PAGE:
Affable Stanley Koh, the 72-year-old whom the group labels “Gym Tonic Ambassador” and “ActiveSG Tennis Ambassador”, has been helping another player with a thyroid issue to get back on his feet and back into the game. Stanley is trained to guide rehabilitators at the Lien Foundation-sponsored gyms available in some Community Clubs (Gym Tonic).
Physical and Mental Well-being
But nonagenarian Wong is a marvel. He has a clean bill of health: No high blood pressure, and his cholesterol and glucose readings are good. Only his knee started to act up recently. He took a break but bounced back onto the court the moment he could.
As a warm-up, Wong walks from his home, which is across from the Yio Chu Kang MRT station, to the tennis courts.
He started playing tennis at the Changi Sailing Club when he was 45 years old. Then, as a draughtsman with a workshop that designed furniture, Wong got his children interested in tennis.
He was married for 36 years when his wife passed away. He says if you want to live a good life you must know how to find something interesting to do and you will not feel lonely.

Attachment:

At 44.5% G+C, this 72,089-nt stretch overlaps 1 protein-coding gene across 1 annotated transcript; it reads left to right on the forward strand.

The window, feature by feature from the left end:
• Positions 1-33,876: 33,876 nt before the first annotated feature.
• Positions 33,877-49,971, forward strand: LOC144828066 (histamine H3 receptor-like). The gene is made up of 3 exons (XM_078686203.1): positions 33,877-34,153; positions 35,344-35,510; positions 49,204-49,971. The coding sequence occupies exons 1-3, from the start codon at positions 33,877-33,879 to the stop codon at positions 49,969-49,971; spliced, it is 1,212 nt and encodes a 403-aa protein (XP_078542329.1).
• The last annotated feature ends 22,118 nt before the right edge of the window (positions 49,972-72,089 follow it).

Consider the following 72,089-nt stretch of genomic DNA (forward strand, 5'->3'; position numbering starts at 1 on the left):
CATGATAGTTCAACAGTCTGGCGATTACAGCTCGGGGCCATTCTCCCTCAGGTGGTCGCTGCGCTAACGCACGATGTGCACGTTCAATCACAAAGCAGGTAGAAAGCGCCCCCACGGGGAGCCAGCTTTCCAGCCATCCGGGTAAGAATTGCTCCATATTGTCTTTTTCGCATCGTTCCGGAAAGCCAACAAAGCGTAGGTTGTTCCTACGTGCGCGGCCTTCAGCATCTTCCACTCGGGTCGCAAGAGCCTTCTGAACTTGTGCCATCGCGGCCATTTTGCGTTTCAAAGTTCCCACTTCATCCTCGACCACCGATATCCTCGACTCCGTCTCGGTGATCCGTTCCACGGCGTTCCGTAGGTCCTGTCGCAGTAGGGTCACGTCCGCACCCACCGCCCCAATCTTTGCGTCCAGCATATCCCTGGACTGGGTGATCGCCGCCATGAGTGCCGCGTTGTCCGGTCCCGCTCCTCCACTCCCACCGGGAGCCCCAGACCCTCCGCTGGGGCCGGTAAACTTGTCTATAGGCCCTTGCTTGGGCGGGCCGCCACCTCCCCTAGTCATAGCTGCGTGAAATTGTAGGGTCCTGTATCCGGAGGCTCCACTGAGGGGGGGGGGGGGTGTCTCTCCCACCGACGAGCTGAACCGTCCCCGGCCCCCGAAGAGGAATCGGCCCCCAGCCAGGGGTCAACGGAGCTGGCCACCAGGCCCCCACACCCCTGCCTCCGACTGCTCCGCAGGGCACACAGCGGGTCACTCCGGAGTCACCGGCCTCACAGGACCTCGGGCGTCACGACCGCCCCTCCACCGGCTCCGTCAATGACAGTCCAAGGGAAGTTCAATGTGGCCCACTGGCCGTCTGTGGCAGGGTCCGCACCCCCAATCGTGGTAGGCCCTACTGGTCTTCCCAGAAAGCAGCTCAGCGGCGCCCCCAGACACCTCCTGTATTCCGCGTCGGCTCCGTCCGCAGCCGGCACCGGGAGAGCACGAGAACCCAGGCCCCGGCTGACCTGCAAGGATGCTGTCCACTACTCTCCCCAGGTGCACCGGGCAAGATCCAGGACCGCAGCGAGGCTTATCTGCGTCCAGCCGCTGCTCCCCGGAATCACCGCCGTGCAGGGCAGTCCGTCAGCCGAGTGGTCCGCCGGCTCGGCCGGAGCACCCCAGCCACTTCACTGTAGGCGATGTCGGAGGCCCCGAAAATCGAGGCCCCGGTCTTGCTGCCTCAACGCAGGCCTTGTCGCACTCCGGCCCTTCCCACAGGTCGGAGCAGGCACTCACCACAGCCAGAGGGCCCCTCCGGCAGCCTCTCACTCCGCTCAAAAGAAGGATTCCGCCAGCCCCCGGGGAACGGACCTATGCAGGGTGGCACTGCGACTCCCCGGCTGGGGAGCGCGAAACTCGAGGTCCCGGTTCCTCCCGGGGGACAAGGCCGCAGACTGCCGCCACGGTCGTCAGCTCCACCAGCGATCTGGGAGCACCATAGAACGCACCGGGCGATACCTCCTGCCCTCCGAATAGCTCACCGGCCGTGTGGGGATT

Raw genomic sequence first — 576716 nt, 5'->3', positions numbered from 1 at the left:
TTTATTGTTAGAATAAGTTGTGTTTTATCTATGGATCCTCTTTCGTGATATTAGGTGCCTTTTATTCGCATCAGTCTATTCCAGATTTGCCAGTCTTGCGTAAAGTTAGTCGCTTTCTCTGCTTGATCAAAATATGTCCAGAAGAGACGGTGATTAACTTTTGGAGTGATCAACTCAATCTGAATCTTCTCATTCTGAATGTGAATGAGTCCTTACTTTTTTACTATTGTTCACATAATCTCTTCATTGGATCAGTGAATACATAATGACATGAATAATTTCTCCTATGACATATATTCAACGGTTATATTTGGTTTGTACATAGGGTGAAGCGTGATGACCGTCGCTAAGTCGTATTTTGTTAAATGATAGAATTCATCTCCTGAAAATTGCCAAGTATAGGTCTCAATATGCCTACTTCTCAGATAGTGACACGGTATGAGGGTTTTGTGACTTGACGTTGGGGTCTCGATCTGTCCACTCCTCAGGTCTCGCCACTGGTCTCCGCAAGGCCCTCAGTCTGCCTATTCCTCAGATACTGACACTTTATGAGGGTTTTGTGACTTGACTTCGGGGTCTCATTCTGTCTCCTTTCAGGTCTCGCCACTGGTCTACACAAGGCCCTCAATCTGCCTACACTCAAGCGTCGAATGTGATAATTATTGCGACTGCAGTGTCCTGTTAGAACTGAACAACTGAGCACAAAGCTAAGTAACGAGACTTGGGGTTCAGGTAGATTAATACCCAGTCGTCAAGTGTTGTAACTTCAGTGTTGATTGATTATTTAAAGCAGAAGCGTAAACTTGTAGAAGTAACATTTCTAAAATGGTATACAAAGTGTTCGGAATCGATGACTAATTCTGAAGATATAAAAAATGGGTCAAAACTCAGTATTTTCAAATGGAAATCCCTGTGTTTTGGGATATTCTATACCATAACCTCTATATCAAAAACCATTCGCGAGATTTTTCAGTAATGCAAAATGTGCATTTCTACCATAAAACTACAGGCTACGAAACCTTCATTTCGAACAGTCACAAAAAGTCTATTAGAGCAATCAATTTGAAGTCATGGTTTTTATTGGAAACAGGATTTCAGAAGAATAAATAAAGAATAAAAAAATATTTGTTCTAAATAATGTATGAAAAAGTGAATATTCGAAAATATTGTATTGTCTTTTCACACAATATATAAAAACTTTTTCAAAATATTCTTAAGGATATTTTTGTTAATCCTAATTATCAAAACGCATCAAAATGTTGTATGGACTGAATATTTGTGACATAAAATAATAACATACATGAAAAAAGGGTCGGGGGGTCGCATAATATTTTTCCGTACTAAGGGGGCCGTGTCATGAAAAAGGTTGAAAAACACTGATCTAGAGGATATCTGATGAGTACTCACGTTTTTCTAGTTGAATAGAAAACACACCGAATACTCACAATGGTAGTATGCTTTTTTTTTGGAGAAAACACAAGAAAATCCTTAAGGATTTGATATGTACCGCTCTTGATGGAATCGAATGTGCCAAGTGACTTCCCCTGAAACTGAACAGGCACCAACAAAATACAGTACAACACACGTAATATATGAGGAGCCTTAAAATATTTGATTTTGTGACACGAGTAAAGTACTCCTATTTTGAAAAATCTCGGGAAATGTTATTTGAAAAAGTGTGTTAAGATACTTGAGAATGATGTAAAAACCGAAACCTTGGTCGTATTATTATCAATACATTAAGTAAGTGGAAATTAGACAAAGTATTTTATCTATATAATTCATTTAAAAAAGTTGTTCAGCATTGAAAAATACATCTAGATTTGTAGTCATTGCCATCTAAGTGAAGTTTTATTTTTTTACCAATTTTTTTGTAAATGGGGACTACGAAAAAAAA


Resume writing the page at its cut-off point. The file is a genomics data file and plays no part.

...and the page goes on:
“If I don’t continue playing tennis, I find myself becoming weaker.” So he presses on. He sums up the attraction of the group’s dynamics: “Friendly, passionate and competitive.”
The whole group is inspired by him to play into their 90s, especially 83-year-old Goh Eng Han who sees Wong as a role model.
Sports is very important, stresses Stanley, the group-appointed “Chairman”. He knows of retired silvers who choose to stay cooped up at home and some have become depressed. He advocates joining a senior interest group for the package deal: Exercise and friendship.
The bonding naturally follows. Mary’s husband Eddie Lim, 88, who took up tennis coaching in Las Vegas when he started playing, does not play as much these days but still maintains ties and joins the group for a meal.
The bonding is cemented every Friday over a meal. Besides being tasked with collecting money for tennis balls they use during practices, Stanley is in charge of selecting the “makan” venue and menu. The group’s favourite haunt is The Village in Serangoon Gardens, downing wine and beer over a zhi char meal.